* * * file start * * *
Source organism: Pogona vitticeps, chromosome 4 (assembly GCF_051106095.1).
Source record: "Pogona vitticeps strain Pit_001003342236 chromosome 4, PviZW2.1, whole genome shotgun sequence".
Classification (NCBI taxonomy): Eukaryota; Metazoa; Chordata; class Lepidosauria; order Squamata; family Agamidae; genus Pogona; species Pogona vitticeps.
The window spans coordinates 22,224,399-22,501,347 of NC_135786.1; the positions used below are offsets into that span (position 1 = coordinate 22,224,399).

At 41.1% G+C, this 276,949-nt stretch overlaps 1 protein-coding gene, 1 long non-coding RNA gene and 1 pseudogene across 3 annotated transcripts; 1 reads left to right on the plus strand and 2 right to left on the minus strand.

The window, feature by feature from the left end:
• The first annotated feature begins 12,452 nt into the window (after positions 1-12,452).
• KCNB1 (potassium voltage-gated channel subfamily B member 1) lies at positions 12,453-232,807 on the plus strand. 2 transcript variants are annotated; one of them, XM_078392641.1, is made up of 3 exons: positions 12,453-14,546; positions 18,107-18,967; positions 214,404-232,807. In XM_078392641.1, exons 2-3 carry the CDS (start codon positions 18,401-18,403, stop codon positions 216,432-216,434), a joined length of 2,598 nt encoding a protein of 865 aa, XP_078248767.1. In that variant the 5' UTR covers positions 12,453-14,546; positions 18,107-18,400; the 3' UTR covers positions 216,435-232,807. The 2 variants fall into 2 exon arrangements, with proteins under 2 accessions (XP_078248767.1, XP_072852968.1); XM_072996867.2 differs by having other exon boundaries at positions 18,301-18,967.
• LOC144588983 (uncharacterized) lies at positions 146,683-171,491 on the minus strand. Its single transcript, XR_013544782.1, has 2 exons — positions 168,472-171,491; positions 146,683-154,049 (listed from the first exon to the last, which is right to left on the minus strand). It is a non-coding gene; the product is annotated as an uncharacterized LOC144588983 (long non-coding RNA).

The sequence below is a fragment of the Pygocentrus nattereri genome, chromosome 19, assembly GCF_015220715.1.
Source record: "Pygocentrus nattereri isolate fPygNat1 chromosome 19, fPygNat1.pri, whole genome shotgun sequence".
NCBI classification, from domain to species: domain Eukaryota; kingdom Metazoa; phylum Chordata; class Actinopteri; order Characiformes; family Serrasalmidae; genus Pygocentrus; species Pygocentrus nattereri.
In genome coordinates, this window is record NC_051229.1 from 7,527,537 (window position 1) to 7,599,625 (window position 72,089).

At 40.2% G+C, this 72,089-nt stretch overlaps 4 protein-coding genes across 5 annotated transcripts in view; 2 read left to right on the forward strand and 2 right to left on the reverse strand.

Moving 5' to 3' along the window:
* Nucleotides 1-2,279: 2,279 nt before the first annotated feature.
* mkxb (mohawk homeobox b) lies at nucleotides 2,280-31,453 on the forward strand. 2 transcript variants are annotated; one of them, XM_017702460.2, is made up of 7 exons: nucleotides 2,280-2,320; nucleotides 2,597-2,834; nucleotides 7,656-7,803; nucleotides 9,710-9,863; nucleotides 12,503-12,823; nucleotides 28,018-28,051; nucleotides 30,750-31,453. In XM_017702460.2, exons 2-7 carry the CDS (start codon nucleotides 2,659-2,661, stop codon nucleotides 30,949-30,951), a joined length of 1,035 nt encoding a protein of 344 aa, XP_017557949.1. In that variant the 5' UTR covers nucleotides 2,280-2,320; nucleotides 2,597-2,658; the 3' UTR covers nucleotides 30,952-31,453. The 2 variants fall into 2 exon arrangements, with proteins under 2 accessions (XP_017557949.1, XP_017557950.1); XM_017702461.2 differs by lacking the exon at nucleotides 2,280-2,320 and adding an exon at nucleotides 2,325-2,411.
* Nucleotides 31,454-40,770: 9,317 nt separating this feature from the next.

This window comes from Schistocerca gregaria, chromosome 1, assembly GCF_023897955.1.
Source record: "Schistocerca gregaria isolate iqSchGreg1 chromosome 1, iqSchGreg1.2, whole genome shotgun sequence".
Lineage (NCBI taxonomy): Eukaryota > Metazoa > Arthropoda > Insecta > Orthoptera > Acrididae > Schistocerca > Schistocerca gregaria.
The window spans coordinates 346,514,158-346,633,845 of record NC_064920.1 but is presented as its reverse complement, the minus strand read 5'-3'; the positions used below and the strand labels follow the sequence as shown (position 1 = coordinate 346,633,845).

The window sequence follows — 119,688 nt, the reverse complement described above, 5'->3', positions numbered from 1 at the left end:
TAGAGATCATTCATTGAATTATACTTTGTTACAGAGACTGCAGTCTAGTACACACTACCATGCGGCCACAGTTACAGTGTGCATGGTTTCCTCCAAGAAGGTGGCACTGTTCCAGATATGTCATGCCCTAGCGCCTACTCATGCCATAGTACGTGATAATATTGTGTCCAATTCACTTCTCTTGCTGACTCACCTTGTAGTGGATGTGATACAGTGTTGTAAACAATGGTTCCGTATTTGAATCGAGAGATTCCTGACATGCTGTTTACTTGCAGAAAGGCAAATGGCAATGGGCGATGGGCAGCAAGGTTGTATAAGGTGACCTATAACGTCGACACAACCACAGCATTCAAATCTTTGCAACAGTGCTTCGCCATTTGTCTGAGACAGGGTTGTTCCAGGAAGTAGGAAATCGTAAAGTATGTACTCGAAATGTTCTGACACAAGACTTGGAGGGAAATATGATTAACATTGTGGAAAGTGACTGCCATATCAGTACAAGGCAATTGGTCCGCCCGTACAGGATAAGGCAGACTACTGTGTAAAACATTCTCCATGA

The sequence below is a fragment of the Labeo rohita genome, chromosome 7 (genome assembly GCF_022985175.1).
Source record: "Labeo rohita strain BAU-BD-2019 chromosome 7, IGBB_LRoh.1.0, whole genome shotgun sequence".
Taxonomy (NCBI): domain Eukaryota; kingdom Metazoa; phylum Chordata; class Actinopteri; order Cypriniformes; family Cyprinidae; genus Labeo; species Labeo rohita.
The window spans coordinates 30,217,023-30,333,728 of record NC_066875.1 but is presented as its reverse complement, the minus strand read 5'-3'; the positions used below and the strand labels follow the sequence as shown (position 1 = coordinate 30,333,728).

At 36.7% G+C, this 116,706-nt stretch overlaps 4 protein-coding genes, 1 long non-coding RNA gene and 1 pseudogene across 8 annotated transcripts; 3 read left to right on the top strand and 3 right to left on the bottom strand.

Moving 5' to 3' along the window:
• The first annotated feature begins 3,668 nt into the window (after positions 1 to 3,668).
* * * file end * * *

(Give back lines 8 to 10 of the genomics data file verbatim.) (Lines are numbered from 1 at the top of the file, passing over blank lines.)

• KCNB1 (potassium voltage-gated channel subfamily B member 1) lies at positions 12,453-232,807 on the plus strand. 2 transcript variants are annotated; one of them, XM_078392641.1, is made up of 3 exons: positions 12,453-14,546; positions 18,107-18,967; positions 214,404-232,807. In XM_078392641.1, exons 2-3 carry the CDS (start codon positions 18,401-18,403, stop codon positions 216,432-216,434), a joined length of 2,598 nt encoding a protein of 865 aa, XP_078248767.1. In that variant the 5' UTR covers positions 12,453-14,546; positions 18,107-18,400; the 3' UTR covers positions 216,435-232,807. The 2 variants fall into 2 exon arrangements, with proteins under 2 accessions (XP_078248767.1, XP_072852968.1); XM_072996867.2 differs by having other exon boundaries at positions 18,301-18,967.
• LOC144588983 (uncharacterized) lies at positions 146,683-171,491 on the minus strand. Its single transcript, XR_013544782.1, has 2 exons — positions 168,472-171,491; positions 146,683-154,049 (listed from the first exon to the last, which is right to left on the minus strand). It is a non-coding gene; the product is annotated as an uncharacterized LOC144588983 (long non-coding RNA).

The sequence below is a fragment of the Pygocentrus nattereri genome, chromosome 19, assembly GCF_015220715.1.